Some data points.

Chapter Two: The Nature of The Evidence
  • mitochondrial DNA (mDNA): circular, not single strands like "nuclear DNA"; a legacy of their bacterial origins
  • for every nuclear gene there are hundreds or even thousands more copies in the cell's mitochondria -- that's one reason researchers like to study mDNA -- there are many more genes; this is also one reason why researchers use mDNA when looking at extinct creatures; more of it to find in the little bit of bone one might have
  • mDNA: mutates 20x faster than nuclear DNA, but still incredibly slow; one mutation every 20,000 years; mDNA mutation rate fits in comfortably/conveniently with human evolution; 20,000 years works out to about 1,000 generations
  • mDNA inherited down only one set of ancestors; this makes inheritance pattern of mDNA simplicity itself
  • mDNA = mitochondrial DNA = maternal DNA
  • nomenclature of mDNA mutations and examples
    • numbering starts from an agreed-upon starting point
    • example: mutation at position 16,111 -- when talking about this particular location from 16,111 to 16,400, researchers will drop the "16" and just refer to 111 or 400, for example
    • 111: Native Americans differ at this location compared to 111 in the reference sequence
    • 224: Europeans differ at location 224
    • 247: Polynesians differ at location 247
Chapter Three: The First Americans
  • Nuu-Chah-Nulth tribe: Pacific Northwest; first to be researched, and in so doing became the tribe against which all other DNA would be measured
  • Nuu-Chah-Nluth:
  •  "all along the border" -- western coast of Vancouver Island and on the Olympic Peninsula of Washington State; 100 miles south of Seattle
  • 15 surviving groups; around 9,000 members; fishermen; in the past, whalers
  • potlatch ceremony; banned in late 19th century; that law repealed in 1951; potlatch ceremonies now allowed
  • 63 individuals not maternally related
  • 28 different sequences discovered; at one extreme, the most frequent sequence shared by 9 individuals; at the other extreme, 13 people had sequences not shared by anyone else; but still a pattern evolved
  • biggest cluster: mutations shared at position 111 and 319
  • other clusters: mutations shared at position 278; 325; all three of these clusters were united by the crucial mutation at 223 which will be discussed later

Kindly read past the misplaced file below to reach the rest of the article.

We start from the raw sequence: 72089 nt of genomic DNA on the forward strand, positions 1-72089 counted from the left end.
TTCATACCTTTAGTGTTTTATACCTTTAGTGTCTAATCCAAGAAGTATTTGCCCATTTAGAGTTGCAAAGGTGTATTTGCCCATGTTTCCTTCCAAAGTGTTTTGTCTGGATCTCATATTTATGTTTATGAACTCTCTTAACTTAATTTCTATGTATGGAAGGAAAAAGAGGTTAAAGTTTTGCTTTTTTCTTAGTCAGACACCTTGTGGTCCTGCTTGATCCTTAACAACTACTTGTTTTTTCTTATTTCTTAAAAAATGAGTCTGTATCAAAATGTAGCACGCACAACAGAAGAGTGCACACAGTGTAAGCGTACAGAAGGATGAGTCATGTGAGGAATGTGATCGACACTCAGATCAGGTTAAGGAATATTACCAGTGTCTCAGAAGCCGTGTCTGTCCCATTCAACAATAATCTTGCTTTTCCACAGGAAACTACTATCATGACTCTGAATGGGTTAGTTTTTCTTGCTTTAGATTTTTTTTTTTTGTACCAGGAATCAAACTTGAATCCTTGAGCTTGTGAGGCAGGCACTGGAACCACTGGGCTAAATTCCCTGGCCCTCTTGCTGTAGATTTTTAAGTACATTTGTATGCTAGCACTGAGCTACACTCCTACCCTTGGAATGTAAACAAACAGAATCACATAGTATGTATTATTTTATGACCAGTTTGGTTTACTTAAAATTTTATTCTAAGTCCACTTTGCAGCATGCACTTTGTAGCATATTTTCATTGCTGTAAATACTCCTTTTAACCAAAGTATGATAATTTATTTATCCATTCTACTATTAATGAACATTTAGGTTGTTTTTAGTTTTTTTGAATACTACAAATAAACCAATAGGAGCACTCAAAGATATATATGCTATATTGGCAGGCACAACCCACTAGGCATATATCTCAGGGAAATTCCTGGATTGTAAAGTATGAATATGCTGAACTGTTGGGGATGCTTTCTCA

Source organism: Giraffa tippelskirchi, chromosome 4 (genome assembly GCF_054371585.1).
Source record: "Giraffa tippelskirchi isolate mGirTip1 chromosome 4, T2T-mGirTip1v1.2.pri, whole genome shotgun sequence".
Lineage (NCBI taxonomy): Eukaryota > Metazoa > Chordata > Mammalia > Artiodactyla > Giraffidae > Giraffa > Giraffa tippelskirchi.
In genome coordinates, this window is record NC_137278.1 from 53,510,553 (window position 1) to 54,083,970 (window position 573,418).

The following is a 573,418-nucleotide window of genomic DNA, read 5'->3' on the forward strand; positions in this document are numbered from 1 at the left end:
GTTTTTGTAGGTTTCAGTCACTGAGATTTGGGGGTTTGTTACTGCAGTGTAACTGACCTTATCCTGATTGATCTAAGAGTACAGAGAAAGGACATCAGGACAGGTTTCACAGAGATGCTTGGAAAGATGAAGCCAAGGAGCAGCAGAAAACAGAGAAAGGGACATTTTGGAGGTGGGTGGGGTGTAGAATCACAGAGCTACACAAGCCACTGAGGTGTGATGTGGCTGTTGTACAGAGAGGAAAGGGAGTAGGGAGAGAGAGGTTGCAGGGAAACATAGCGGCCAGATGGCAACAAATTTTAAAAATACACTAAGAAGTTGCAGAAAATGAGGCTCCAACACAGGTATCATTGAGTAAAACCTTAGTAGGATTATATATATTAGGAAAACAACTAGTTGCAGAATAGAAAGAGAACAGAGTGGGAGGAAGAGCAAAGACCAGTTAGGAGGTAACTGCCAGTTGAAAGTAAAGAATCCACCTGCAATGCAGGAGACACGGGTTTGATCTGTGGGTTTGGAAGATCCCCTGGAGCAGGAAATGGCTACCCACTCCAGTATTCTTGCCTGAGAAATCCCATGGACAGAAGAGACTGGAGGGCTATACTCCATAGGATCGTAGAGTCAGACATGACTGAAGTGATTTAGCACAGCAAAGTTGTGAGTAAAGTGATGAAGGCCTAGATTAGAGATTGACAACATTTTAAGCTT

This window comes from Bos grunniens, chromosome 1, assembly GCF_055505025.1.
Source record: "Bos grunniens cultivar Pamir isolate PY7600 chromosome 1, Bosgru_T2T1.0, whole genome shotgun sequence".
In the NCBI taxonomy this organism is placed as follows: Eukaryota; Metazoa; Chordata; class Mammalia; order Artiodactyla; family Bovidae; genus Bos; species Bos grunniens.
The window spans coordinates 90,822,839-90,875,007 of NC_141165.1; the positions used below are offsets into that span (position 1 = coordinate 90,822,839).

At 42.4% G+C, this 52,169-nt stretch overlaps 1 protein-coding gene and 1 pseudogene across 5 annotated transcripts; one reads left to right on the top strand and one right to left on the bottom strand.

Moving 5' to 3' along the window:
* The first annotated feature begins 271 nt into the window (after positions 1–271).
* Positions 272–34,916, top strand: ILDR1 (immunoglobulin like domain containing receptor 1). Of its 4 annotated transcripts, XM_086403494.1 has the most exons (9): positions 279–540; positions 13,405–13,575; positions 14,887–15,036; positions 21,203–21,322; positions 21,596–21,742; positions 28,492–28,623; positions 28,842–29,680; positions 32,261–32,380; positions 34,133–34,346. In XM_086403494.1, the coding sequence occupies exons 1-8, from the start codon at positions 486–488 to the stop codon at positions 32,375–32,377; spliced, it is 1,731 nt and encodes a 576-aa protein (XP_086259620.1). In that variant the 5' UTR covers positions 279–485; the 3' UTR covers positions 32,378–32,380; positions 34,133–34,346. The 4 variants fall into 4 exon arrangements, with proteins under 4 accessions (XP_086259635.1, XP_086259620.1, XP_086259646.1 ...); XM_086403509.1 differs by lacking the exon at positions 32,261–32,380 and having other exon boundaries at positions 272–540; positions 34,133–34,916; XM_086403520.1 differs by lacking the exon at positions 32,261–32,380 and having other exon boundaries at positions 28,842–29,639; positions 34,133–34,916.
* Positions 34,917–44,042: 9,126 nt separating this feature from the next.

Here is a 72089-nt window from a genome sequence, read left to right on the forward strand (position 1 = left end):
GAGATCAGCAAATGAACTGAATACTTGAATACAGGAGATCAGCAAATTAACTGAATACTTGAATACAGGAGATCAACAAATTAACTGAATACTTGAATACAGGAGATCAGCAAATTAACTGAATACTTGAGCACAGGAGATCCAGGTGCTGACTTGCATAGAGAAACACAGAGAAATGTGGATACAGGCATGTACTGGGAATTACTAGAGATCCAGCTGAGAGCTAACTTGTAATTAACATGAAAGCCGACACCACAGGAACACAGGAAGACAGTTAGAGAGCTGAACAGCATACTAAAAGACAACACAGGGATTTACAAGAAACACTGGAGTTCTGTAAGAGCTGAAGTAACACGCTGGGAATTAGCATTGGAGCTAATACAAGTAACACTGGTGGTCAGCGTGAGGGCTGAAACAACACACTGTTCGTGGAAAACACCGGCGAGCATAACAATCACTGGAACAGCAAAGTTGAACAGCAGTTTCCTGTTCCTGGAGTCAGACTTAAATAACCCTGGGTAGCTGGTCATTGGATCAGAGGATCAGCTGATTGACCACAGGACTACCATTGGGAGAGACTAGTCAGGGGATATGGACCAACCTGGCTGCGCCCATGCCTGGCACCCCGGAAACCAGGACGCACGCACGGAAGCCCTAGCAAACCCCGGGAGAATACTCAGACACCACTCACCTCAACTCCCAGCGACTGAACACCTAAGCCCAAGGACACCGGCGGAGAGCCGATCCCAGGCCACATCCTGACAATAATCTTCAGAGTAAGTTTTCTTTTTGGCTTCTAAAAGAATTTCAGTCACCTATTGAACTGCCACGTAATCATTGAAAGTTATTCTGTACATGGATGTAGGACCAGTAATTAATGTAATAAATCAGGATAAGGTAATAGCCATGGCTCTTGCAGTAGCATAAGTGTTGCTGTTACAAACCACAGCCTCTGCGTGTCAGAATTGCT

• fourth cluster: did not have a variant at 223, but instead mutations at 189 and 217
  • Bryan Sykes worked out the sequences and proved 20 Cook Islander Polynesians related to the Pacific Northwest Tribe -- the dot connecting them: the first European to reach the Nuu-Chah-Nulth was the British navigator and explorer James Cook in 1778
  • bottom line: four clusters seen in the Nuu-Chah-Nulth -- these clusters were found in virtually all other Native American studies done about the same time (1990s)
  • the Native Americans became the first Americans to be studied using new genetic tools; they were allotted the first four letters of the alphabet: A, B, C, and D -- and Bryan Sykes gave the women real names to make it more "personal": Aiyana, Chochmingwu, and Djigonese (A, B, D) but broke with pattern by giving founder of cluster B the name Ina
  • 223: all possessed that mutation except Ina (B)
  • Europe, daughters of Eve: seven native European clans lived at different times between 10,000 and 45,000 years ago
  • same genetic research: cluster D and cluster C -- between 30,000 years (for D) and 10,000 years for C
  • direct extrapolation: first settlement of America appeared to support the idea that members of cluster D has arrived well before the Clovis period, 11,500 years ago
  • best estimate now: 15,800 to 19,600 years ago -- first American settlement dates (Bryan Sykes feels it will not be possible to get any better dating)
Now cluster B (begins on page36)
Polynesian control region sequence: 189  217  247  261

3,000 years ago the very first Polynesians arrived in the Cook Islands from the islands of Indonesia across hundreds of open ocean: Bryan Sykes considers this migration the greatest feat of maritime exploration in the history of humanity! (p. 36)